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California Jobs Report Worse Than It Looks

Andrew Nixon / Capital Public Radio
 

Andrew Nixon / Capital Public Radio

Don’t be fooled by the new California jobs report out Friday that shows statewide unemployment falling below six percent for the first time in nearly a decade. The state added almost no jobs last month – and 32,000 people stopped looking for work.

The headline looks great: California’s unemployment rate dipped below six percent in September and is now the lowest it’s been since November 2007.

But not so fast.

“The main reason unemployment dropped from 6.1 to 5.9 percent was the drop in the labor force,” says Chapman University economist Esmael Adibi.

Indeed, 32,000 California job-seekers were so discouraged that they couldn’t find work, they simply stopped looking. In fact, the state added just 8,200 jobs last month:

“That’s dismal,” Adibi says. ”That’s very paltry job growth by any standard.”

The unemployment rate in the four-county Sacramento area dropped nearly 1.5 percent over the last year. It’s now at a non-seasonally adjusted 5-point-2 percent. The region added just 300 jobs in September.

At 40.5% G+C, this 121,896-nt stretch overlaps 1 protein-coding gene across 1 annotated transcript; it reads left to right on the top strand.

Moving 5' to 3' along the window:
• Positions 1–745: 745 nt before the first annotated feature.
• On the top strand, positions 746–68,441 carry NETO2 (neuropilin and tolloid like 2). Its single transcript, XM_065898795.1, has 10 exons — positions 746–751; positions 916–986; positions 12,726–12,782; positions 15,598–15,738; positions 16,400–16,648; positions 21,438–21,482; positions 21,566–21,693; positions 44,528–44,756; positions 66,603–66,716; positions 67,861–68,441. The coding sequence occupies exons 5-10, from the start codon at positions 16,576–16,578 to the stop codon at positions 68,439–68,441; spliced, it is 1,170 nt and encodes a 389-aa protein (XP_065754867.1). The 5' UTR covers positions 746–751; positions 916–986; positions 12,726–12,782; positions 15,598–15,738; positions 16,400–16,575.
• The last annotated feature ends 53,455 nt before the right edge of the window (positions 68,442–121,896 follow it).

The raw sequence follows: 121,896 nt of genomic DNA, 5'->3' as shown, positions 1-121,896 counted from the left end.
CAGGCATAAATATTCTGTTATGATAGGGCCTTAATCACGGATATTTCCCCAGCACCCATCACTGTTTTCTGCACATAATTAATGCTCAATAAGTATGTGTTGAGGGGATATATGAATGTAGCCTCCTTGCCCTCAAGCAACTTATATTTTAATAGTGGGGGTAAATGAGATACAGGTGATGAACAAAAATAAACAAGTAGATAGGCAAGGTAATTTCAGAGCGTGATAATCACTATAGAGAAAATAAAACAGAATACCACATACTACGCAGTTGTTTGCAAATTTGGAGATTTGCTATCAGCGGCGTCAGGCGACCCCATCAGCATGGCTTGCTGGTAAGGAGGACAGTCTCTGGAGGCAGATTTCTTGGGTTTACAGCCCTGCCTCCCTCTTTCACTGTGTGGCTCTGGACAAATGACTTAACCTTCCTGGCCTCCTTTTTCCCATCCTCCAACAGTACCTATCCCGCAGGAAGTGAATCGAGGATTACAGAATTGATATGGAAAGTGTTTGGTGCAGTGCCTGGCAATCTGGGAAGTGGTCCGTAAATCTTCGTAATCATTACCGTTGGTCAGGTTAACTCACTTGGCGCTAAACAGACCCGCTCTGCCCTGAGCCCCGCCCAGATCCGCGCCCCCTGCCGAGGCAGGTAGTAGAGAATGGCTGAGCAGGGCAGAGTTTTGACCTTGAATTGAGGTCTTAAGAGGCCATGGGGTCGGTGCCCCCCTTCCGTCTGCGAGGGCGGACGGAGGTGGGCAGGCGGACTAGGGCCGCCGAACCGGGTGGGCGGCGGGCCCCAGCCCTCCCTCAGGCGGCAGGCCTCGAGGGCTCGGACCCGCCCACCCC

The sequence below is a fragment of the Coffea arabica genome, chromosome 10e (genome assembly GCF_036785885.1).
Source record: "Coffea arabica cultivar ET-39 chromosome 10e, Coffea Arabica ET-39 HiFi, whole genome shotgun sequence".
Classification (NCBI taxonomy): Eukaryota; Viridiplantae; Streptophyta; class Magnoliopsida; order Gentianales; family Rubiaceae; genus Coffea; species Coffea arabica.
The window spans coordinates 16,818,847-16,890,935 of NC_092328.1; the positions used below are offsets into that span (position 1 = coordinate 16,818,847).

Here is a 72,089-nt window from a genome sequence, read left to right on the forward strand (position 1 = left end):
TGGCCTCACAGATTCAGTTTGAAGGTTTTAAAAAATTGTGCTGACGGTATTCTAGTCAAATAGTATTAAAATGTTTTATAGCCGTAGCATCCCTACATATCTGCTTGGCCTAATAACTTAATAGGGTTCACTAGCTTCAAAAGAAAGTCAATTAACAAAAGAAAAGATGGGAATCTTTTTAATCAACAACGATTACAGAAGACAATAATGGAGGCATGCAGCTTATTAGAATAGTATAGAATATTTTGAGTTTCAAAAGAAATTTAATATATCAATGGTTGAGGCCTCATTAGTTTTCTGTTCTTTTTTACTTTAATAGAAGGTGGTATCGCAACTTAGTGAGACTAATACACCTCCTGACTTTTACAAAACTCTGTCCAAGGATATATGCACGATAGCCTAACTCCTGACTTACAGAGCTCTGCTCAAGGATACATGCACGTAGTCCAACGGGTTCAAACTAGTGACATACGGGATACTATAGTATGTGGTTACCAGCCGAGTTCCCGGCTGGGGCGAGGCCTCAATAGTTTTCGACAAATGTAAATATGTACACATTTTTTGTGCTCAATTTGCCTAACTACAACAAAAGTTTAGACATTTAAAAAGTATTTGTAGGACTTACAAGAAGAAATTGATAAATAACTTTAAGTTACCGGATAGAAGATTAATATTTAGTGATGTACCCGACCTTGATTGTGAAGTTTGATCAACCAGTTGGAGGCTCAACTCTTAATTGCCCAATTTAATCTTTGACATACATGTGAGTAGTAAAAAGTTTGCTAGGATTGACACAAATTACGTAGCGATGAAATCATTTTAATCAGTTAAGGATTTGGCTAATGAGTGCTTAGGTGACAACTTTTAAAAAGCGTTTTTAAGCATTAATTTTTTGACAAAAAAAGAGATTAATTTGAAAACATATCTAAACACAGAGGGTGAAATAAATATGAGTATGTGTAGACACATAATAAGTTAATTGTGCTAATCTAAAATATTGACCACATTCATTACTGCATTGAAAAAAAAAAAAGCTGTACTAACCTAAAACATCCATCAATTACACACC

Adibi says the rough patch for California’s previously-booming job market could stem in part from economic woes in China and Europe that are affecting the state's manufacturing industry.

All that said, California has alternated good and bad months for the better part of the last two years – and one bad month does not make a trend.

Clarification: Our story originally said that 125,000 Californians stopped looking for work in September because they couldn't find jobs. That is the "non-seasonally adjusted" number. The "seasonally adjusted" number of distressed Californians who left the job market last month, which is generally considered to be a more relevant measurement, is 32,000.

Ben Adler

Capitol Bureau Chief

Capitol Bureau Chief Ben Adler first became a public radio listener in the car on his way to preschool – though not necessarily by choice. Now, he leads Capital Public Radio’s state Capitol coverage, which airs on NPR stations across California.  Read Full Bio